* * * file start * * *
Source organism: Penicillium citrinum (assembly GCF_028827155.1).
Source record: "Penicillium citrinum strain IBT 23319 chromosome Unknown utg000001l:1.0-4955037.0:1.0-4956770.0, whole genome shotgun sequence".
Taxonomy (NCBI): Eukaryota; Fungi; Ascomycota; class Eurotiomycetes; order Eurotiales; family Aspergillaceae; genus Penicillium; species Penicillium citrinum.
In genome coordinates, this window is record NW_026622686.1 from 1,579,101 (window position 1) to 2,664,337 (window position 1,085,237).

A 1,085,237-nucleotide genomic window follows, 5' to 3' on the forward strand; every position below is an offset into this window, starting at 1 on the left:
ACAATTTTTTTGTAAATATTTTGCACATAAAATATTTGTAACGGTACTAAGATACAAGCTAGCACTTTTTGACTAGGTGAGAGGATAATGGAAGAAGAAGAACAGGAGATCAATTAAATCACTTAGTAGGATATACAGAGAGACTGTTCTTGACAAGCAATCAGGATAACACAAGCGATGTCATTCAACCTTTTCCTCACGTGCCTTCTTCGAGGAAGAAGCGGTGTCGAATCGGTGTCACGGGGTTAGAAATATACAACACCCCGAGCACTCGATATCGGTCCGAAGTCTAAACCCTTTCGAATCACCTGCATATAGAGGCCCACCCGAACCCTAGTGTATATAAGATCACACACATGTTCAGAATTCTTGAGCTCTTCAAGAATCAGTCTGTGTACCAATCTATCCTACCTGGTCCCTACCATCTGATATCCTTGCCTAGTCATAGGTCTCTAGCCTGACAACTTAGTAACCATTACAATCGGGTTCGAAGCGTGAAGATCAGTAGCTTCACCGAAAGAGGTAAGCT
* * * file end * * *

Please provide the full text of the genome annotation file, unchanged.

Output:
Source organism: Penicillium citrinum (assembly GCF_028827155.1).
Source record: "Penicillium citrinum strain IBT 23319 chromosome Unknown utg000001l:1.0-4955037.0:1.0-4956770.0, whole genome shotgun sequence".
Taxonomy (NCBI): Eukaryota; Fungi; Ascomycota; class Eurotiomycetes; order Eurotiales; family Aspergillaceae; genus Penicillium; species Penicillium citrinum.
In genome coordinates, this window is record NW_026622686.1 from 1,579,101 (window position 1) to 2,664,337 (window position 1,085,237).

A 1,085,237-nucleotide genomic window follows, 5' to 3' on the forward strand; every position below is an offset into this window, starting at 1 on the left:
ACAATTTTTTTGTAAATATTTTGCACATAAAATATTTGTAACGGTACTAAGATACAAGCTAGCACTTTTTGACTAGGTGAGAGGATAATGGAAGAAGAAGAACAGGAGATCAATTAAATCACTTAGTAGGATATACAGAGAGACTGTTCTTGACAAGCAATCAGGATAACACAAGCGATGTCATTCAACCTTTTCCTCACGTGCCTTCTTCGAGGAAGAAGCGGTGTCGAATCGGTGTCACGGGGTTAGAAATATACAACACCCCGAGCACTCGATATCGGTCCGAAGTCTAAACCCTTTCGAATCACCTGCATATAGAGGCCCACCCGAACCCTAGTGTATATAAGATCACACACATGTTCAGAATTCTTGAGCTCTTCAAGAATCAGTCTGTGTACCAATCTATCCTACCTGGTCCCTACCATCTGATATCCTTGCCTAGTCATAGGTCTCTAGCCTGACAACTTAGTAACCATTACAATCGGGTTCGAAGCGTGAAGATCAGTAGCTTCACCGAAAGAGGTAAGCT